A number of civil liberties issues have arisen in relation to COVID-19 restrictions both in New Zealand and elsewhere. Lord Jonathan Sumption, a famous English jurist and former UK Supreme Court Judge, said in a controversial recent Daily Mail article that “COVID-19 is not the greatest crisis in our history … but the lockdown is without doubt the greatest interference with personal liberty in our history” (Freedom of Movement, Lord Jonathan Sumption, Daily Mail, May 24, 2020).
So it was perhaps not surprising that New Zealand’s lockdown rules would come under scrutiny against the background of the right to freedom of movement guaranteed by section 18 of the New Zealand Bill of Rights Act 1990.
In Christiansen v Director General of Health  NZHC 887, Mr Christiansen challenged the decision of the Director General of Health to refuse to allow him to cut short his mandatory 14-day lockdown isolation to see his dying father. The facts of the case were summarised by Justice Walker as follows:
 The context is New Zealand’s response to the COVID-19 crisis. Mr Christiansen arrived in New Zealand on 23 April 2020 on a flight from the United Kingdom. He was placed in ‘managed isolation’ in a city hotel as directed under the Health Act (Managed Air Arrivals) Order dated 9 April 2020 (the Order). The hotel at which he resided is apparently designated a low-risk isolation facility. He has no symptoms of COVID-19 and is monitored by health professionals at the facility every two days.
 His father was diagnosed with brain cancer in January 2020. The initial prognosis was that his father would decline over a relatively lengthy period. However, by mid-April, the prognosis changed. Mr Christiansen learned that his father had only a few weeks to live. He decided to leave his family in London and return to New Zealand to sit out the quarantine, and then spend his father’s last days with him. Sadly, his father’s condition declined suddenly and dramatically. The medical evidence was that his father will survive for no more than a few days, perhaps to the end of the weekend.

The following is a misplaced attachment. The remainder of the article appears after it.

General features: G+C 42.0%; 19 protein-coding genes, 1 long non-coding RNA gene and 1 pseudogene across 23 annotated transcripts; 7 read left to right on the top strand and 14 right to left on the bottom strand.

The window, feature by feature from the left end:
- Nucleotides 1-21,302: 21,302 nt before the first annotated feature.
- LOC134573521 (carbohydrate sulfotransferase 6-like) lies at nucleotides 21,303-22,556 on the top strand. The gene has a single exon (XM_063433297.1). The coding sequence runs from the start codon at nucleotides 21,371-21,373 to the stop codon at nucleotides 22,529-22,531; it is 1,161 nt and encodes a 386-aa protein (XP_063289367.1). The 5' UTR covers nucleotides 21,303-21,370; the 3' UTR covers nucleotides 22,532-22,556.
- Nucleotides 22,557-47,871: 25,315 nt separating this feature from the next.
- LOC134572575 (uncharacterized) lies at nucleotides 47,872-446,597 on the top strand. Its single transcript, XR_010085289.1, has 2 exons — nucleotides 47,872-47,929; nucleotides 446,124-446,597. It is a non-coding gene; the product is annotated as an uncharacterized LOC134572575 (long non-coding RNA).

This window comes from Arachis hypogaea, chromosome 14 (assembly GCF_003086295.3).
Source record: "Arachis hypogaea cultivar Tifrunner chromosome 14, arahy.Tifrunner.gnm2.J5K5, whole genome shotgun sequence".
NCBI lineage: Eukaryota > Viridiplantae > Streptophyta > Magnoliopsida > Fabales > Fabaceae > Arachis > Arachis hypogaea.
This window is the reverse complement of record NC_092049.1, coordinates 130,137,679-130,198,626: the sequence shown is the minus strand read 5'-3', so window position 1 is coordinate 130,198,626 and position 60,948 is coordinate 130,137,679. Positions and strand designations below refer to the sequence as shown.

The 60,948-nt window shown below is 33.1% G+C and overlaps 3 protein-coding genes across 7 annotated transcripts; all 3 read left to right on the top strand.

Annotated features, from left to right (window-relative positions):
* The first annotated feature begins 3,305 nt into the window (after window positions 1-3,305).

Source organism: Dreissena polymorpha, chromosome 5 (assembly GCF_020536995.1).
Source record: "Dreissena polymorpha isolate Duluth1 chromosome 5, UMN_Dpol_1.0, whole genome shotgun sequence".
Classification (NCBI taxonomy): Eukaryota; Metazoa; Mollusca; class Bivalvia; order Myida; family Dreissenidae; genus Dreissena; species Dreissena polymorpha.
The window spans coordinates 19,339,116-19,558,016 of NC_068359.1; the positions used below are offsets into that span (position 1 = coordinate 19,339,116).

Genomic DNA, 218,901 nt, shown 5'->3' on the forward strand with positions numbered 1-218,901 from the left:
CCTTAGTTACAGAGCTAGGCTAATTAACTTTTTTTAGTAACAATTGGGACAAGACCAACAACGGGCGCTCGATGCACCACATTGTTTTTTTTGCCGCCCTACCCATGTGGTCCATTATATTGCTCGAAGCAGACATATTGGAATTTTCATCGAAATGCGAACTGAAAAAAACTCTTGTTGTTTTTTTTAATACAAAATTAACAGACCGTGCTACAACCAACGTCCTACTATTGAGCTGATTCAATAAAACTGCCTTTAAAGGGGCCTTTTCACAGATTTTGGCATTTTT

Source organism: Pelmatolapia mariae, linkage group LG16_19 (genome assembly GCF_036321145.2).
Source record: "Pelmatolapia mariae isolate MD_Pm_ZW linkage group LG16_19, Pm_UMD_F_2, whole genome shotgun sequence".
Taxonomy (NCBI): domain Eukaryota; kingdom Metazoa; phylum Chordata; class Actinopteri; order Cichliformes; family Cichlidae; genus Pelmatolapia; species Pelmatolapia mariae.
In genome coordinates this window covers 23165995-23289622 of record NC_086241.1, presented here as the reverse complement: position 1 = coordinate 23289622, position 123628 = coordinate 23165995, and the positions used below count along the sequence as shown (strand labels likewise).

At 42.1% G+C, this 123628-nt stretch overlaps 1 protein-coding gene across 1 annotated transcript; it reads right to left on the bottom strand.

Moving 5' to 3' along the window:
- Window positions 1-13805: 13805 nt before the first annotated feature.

Mr Christiansen applied to the Ministry of Health for an exemption to permit him to travel from the city hotel to the family home where his father is spending his last days. There is no suggestion before me that his father would be going to the hospital. The other family members either at the family home or visiting are Mr Christiansen’s mother and two sisters. A palliative care nurse attends for a short period daily. The family ‘desperately’ supported the application. The Health Act (Managed Air Arrivals) Order was made on 9 April 2020 and amended on 21 April 2020. The amendments are not material to this application save that the Order was extended to 11.59 pm on 11 May 2020. The medical evidence is from an oncologist treating his father and his father’s GP. It is understandably not challenged.
 Mr Christiansen’s evidence is that he asked for a test for COVID-19 but was refused because he has no symptoms. …
 Mr Christiansen was prepared to comply with any conditions required by the Ministry of Health, such as travelling to his father’s residence in a private car, ensuring any necessary cleaning and/or quarantining of the vehicle, staying at his father’s home and not leaving it at all for any reason until the expiry of a 24-hour period after his father dies and then returning to managed isolation, and wearing appropriate PPE as directed.